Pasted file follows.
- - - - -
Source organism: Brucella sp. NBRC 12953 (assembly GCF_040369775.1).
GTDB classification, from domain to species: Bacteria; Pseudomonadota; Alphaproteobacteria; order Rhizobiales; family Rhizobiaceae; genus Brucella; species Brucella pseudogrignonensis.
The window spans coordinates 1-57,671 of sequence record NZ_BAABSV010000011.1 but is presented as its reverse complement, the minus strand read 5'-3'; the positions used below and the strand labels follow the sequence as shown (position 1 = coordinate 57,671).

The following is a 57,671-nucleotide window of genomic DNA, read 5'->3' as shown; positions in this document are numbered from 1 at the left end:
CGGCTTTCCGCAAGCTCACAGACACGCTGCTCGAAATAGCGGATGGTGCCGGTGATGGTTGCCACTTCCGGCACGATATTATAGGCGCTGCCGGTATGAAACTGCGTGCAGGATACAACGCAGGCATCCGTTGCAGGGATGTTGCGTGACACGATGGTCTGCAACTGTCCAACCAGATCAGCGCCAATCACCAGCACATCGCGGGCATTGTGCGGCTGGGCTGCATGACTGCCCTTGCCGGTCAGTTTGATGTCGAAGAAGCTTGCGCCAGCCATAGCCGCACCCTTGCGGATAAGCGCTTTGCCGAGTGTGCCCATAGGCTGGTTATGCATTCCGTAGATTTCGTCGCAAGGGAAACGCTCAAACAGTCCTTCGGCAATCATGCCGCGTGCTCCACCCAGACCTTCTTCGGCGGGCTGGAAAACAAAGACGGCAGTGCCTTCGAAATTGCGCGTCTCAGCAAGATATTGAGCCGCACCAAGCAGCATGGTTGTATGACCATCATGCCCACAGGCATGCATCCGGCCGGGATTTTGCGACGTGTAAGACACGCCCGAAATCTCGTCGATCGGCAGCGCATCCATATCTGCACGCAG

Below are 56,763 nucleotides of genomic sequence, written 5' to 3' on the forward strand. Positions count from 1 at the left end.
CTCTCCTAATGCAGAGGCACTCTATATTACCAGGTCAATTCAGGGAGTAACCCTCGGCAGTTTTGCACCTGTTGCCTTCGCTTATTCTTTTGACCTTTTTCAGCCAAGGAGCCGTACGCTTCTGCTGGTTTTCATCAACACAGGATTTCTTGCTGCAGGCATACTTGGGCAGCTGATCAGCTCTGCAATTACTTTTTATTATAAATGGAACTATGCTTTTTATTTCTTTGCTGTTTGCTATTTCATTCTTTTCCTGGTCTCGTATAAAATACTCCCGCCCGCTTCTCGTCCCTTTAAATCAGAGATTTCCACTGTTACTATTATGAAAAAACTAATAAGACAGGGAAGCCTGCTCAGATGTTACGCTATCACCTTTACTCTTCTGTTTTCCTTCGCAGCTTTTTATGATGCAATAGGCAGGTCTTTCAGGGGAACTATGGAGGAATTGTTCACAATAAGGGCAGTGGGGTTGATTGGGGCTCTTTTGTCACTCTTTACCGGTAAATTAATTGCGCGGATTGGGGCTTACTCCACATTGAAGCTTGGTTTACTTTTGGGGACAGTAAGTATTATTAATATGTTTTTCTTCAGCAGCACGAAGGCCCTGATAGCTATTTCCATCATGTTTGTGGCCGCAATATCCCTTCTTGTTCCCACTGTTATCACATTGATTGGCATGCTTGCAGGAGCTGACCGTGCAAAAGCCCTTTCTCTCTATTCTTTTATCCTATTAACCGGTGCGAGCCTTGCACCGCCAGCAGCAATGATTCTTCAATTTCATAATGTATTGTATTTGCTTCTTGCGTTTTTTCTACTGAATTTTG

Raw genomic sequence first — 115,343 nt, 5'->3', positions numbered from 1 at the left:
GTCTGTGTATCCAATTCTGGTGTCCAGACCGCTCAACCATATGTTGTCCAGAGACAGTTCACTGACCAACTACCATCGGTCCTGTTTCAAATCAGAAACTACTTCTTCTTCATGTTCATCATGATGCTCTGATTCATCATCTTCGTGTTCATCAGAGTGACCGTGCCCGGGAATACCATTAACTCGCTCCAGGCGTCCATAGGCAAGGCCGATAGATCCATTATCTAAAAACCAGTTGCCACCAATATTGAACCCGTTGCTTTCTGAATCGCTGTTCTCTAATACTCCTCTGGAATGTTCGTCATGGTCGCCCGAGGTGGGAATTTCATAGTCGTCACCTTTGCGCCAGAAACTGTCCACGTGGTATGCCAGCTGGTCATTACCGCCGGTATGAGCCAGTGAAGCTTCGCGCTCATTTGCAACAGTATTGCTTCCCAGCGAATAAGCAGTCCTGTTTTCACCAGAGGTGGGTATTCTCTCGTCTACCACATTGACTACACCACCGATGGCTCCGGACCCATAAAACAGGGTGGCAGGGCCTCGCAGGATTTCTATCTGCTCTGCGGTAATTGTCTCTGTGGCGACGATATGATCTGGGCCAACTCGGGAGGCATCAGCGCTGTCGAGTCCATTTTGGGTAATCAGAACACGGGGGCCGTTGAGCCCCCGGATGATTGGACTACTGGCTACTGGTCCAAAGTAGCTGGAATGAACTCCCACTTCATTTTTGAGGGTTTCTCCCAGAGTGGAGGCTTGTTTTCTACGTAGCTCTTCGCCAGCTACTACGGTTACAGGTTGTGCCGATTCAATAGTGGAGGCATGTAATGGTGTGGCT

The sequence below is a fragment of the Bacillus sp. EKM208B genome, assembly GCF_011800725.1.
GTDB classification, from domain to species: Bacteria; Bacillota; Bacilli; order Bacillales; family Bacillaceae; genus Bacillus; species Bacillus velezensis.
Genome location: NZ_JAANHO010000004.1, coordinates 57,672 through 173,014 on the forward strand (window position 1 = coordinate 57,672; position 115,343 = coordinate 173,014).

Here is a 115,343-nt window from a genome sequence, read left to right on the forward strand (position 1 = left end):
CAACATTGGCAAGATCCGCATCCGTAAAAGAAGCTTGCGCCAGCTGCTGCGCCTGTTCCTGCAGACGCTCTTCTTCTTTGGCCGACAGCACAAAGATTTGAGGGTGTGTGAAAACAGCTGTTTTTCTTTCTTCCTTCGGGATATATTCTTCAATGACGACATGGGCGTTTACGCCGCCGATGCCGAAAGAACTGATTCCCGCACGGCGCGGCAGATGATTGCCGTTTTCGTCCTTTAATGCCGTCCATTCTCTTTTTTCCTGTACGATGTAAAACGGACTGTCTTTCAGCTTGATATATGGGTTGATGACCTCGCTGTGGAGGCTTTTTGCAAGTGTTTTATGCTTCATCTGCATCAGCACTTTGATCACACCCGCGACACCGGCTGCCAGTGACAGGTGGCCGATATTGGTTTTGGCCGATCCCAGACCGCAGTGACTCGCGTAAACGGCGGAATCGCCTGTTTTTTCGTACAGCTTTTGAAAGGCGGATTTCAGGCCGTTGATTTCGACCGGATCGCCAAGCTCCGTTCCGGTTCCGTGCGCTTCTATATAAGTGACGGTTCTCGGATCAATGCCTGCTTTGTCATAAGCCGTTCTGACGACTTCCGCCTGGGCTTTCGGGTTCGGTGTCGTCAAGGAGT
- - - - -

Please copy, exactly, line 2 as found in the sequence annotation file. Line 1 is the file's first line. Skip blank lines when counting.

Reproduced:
GTDB classification, from domain to species: Bacteria; Pseudomonadota; Alphaproteobacteria; order Rhizobiales; family Rhizobiaceae; genus Brucella; species Brucella pseudogrignonensis.